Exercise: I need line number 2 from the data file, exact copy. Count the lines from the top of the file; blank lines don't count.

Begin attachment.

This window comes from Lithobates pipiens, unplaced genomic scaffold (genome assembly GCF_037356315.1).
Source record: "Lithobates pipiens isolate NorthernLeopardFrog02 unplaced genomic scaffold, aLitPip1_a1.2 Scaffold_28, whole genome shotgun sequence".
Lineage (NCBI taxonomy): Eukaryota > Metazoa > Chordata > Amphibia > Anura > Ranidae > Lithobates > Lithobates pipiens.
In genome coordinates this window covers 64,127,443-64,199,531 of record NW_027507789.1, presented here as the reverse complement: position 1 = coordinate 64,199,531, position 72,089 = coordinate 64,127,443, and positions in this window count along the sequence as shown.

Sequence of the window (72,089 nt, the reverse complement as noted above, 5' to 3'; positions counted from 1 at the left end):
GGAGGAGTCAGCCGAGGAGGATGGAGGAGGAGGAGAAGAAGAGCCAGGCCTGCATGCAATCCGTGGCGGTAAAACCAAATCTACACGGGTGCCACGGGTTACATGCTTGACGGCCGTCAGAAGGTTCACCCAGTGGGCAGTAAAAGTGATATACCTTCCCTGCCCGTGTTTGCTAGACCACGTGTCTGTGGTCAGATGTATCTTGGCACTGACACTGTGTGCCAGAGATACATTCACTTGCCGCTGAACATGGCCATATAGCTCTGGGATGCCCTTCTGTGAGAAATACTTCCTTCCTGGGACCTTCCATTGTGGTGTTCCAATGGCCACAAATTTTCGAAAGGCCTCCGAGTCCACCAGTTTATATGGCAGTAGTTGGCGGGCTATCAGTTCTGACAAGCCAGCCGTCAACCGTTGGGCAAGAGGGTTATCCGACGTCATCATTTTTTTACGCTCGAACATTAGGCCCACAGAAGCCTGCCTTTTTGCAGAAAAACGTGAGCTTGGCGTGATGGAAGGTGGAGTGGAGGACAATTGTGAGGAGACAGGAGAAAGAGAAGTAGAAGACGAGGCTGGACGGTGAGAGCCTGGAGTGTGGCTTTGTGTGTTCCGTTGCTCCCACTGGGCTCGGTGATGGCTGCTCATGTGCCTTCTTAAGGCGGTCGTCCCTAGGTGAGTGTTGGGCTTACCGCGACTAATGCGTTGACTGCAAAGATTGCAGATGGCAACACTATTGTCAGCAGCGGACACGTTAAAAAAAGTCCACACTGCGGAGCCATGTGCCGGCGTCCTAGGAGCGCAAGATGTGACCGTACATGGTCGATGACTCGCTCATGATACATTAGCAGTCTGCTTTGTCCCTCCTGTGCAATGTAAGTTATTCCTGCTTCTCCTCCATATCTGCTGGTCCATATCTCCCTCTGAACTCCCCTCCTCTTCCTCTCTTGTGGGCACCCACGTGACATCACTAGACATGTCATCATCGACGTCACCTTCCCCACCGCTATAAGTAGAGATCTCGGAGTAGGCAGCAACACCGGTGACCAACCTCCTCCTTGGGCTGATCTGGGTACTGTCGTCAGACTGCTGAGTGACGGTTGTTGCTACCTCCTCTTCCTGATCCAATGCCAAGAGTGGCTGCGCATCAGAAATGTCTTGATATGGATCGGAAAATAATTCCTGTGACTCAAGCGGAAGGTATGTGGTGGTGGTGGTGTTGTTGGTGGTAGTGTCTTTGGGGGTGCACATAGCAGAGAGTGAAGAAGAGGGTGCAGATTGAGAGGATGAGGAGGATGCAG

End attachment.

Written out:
Source record: "Lithobates pipiens isolate NorthernLeopardFrog02 unplaced genomic scaffold, aLitPip1_a1.2 Scaffold_28, whole genome shotgun sequence".